Severe risk

Crews worked on a five-hectare fire at Birregurra last Friday after a hot tyre ignited grassland.

Colac district is facing severe fire danger tomorrow and “unprecedented” dry conditions with authorities calling in extra firefighting aircraft.

Authorities are warning the region to be vigilant as temperatures are forecast to rise to above 30 degrees Celsius tomorrow, with north to north-westerly winds reaching up to 35 kilometres an hour.

District six duty officer Peter Lowe said the Country Fire Authority was taking extra precautions and have declared a total fire ban for tomorrow.

“We’ve revoked all the permit burns for the Colac area so there are no permit burns until next Monday night because of the risk of the wind and what’s coming,” Mr Lowe said.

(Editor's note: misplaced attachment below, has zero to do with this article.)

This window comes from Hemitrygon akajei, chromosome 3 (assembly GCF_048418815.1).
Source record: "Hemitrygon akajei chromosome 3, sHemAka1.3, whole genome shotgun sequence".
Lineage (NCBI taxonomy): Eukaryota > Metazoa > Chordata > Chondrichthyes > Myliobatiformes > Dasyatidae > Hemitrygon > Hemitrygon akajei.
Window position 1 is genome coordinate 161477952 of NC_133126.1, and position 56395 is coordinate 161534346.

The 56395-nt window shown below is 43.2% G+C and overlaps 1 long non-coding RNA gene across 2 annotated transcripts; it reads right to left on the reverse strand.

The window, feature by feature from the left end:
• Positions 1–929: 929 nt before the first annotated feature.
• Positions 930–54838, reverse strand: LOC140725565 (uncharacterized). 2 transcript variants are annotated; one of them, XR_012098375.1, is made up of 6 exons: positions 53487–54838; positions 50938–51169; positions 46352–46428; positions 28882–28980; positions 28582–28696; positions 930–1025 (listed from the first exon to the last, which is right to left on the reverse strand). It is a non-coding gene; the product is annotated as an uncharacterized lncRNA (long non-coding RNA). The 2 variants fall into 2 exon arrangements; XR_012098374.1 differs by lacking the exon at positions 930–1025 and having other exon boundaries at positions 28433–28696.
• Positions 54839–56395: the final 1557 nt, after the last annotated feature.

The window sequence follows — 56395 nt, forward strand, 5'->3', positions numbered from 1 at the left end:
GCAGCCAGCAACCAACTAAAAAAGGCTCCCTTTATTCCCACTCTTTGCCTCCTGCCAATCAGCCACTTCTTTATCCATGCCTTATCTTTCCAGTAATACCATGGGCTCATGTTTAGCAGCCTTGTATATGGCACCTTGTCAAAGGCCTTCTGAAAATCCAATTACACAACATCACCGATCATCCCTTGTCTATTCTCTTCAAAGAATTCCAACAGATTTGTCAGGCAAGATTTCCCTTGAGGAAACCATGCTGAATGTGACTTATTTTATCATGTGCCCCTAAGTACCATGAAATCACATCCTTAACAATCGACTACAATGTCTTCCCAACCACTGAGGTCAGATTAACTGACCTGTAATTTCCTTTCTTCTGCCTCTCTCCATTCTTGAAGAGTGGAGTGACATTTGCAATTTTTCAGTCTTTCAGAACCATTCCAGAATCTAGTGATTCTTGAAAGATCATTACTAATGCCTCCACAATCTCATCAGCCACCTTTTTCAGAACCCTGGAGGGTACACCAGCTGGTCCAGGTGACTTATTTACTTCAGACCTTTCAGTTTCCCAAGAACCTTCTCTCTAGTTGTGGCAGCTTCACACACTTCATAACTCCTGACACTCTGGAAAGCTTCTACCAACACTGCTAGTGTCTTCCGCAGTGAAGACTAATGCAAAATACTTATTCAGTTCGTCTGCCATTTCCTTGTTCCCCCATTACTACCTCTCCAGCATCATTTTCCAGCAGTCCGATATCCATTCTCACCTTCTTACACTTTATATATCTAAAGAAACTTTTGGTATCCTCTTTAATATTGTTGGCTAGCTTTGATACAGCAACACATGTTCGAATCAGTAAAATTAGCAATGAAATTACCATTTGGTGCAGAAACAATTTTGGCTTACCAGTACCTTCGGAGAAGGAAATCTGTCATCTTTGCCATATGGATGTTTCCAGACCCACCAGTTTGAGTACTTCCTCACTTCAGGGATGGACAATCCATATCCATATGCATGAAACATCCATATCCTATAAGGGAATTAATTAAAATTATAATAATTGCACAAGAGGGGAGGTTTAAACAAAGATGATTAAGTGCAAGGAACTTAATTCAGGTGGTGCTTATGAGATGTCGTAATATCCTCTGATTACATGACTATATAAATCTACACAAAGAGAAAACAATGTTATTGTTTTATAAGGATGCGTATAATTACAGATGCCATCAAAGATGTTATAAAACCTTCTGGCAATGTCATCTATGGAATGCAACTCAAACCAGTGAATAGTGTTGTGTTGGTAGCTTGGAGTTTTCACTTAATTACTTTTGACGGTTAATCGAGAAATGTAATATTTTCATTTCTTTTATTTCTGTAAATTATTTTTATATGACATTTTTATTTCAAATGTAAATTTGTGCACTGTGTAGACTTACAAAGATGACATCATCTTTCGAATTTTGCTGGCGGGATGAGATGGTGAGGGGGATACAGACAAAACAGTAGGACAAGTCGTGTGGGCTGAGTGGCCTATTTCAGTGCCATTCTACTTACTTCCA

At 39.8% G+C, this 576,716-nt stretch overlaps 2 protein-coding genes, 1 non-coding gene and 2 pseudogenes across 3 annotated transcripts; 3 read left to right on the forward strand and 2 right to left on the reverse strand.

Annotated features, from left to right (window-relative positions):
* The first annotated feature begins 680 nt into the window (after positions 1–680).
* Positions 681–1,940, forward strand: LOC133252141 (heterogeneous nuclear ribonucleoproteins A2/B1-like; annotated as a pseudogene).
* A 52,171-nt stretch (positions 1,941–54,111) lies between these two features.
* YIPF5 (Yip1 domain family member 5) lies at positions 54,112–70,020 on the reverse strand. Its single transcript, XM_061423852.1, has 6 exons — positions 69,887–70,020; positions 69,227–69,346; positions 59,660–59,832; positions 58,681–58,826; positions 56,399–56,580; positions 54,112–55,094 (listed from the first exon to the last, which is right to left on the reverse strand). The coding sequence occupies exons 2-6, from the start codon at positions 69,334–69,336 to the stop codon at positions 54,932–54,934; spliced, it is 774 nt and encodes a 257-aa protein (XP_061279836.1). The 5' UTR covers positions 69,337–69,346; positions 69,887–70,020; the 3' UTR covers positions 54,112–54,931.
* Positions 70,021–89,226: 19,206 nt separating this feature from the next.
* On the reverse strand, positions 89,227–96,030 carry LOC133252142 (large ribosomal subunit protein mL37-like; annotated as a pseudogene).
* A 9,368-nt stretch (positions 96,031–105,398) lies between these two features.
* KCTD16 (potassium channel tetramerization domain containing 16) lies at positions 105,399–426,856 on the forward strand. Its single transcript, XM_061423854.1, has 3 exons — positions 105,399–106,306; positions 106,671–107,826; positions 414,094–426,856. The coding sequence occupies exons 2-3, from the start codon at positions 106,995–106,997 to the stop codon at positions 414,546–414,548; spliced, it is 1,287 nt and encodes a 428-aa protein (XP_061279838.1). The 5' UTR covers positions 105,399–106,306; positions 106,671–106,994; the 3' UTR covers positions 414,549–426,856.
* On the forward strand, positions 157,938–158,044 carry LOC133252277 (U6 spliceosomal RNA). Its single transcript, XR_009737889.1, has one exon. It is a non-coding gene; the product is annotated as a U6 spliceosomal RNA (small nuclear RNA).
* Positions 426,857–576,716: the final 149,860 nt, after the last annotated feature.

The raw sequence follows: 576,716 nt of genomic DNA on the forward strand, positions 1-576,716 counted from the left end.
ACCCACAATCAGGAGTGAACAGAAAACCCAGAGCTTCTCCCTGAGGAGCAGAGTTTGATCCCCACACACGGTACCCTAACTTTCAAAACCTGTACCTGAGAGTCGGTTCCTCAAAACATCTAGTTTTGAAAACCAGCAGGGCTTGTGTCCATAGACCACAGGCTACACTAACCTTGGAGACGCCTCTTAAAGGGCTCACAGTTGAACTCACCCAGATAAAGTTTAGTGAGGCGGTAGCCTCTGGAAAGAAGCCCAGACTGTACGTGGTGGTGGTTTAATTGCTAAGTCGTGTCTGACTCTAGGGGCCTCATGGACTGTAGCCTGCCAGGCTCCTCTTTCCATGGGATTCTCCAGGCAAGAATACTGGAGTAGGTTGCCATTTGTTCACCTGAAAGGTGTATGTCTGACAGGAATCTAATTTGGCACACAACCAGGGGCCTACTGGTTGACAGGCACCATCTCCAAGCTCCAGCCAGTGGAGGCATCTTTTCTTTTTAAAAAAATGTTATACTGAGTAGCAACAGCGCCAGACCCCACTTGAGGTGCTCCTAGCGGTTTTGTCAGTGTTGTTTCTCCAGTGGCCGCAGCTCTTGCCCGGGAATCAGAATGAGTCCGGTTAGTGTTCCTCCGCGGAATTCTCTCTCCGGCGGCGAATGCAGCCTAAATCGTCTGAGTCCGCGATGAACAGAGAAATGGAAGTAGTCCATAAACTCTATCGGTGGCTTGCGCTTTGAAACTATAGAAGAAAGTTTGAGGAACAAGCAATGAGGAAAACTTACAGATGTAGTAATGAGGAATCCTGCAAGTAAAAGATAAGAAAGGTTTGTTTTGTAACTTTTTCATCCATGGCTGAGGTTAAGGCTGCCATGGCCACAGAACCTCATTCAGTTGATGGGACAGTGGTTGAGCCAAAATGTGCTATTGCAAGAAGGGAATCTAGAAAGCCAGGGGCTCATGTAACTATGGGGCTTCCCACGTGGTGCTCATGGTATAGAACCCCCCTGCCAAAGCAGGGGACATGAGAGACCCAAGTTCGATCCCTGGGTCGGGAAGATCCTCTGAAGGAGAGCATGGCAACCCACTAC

“We have sourced extra aircraft for the south-west, that’s how worried we are.

“Our contingency plans; it’s at our peak time in summer and we’re geared up for it.”

Mr Lowe said the damage caused by last Friday’s fire at Birregurra, which was sparked by a wayward caravan tyre with hot break disks, highlighted the “virtually zero” amount of moisture in the region’s grasslands.

“It’s unprecedented how dry the Colac area is,” he said.

“Some of the older locals and farmers are telling us it’s the driest they have ever seen it; it’s been about 16 weeks with no substantial rain.”

The Bureau of Meteorology recorded a monthly total rainfall of 9.6 millimetres at its Mount Gellibrand weather station, east of Colac, for January, while February’s total was 6mm and March’s total to 9am yesterday was 1mm.

For the full story see today’s Colac Herald.

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